And it’s gotten worse in our current polarized times. Because I believe in Jesus and you believe in Jesus, all Christians should agree on, well, everything!
And so we bicker and we nitpick and we call churches we don’t attend over what’s on their sign. 

This morning, as preachers everywhere tackle “Who do you say that I am?” some will take a classic individualized angle: who do you say Jesus is? 

My records do indicate that this is how I’ve preached this passage in the past. And it really is a question worth considering, individualistic or not.

I’ve found that my own answer has changed throughout my life, and you probably have found the same. It’s much like who we say our parents are changes throughout our lives. 

When you’re a baby, your parents are your protectors and providers, and the only thing standing between your vulnerable little baby body and the great beyond. When you’re a toddler, they become your teachers (though they’re also still your protectors; toddlers do, as you all know, act like tiny little drunk people and need similar types of supervision).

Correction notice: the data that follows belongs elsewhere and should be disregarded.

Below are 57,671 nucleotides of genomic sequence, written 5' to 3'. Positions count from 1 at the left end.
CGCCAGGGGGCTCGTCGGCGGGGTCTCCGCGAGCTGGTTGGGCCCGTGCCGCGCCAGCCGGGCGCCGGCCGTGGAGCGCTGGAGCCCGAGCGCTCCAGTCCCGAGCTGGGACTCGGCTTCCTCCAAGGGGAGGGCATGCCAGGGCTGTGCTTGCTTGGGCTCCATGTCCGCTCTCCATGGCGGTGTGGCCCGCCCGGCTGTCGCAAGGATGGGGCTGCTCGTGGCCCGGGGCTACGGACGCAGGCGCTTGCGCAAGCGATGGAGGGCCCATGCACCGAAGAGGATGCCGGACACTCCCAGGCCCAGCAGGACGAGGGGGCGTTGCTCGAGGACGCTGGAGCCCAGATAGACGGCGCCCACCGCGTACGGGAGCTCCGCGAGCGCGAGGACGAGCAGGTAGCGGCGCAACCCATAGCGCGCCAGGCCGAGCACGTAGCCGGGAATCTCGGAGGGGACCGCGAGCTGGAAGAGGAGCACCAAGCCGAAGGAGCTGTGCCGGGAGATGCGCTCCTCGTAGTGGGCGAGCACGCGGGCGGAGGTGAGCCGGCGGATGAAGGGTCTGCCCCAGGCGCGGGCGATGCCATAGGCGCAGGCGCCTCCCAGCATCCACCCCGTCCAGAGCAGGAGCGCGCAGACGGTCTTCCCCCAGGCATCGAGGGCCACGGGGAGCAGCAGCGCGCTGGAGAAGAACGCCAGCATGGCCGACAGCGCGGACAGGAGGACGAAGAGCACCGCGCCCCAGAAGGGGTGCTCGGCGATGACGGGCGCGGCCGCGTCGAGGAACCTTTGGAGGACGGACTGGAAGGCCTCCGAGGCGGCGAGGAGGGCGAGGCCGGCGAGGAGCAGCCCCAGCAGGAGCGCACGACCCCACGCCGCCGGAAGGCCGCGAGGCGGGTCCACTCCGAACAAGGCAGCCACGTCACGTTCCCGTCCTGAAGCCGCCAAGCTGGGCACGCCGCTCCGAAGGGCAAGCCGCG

When you’re a child, your parents move further into the teaching role. By the time you’re an adult, they become the people you call when you can’t figure something out, or when you need comfort. And when your parents go to be with Jesus, they become the ones who have gone before you into the great beyond, continuing to pave the way. 

I can’t imagine why Jesus would be any different for us. If Jesus asked each of us, “Who do you say that I am?” — if there are twenty of us, we’d give at least 23 different answers. For some of us, he’s a Friend. For others, a protector, for others, a comforter, for still others, all three and more. 

So, to be clear, “Who do you say that I am” is certainly a worthwhile question on an individual level. But as I’ve shown, we probably think too individualistically for our own good in these times. 

Peter’s answer isn’t individual; it’s communal. Peter’s answer so profound that it gets him dubbed “the rock on which I will build my church.” 

He says, “You are the Messiah, the Son of the living God.”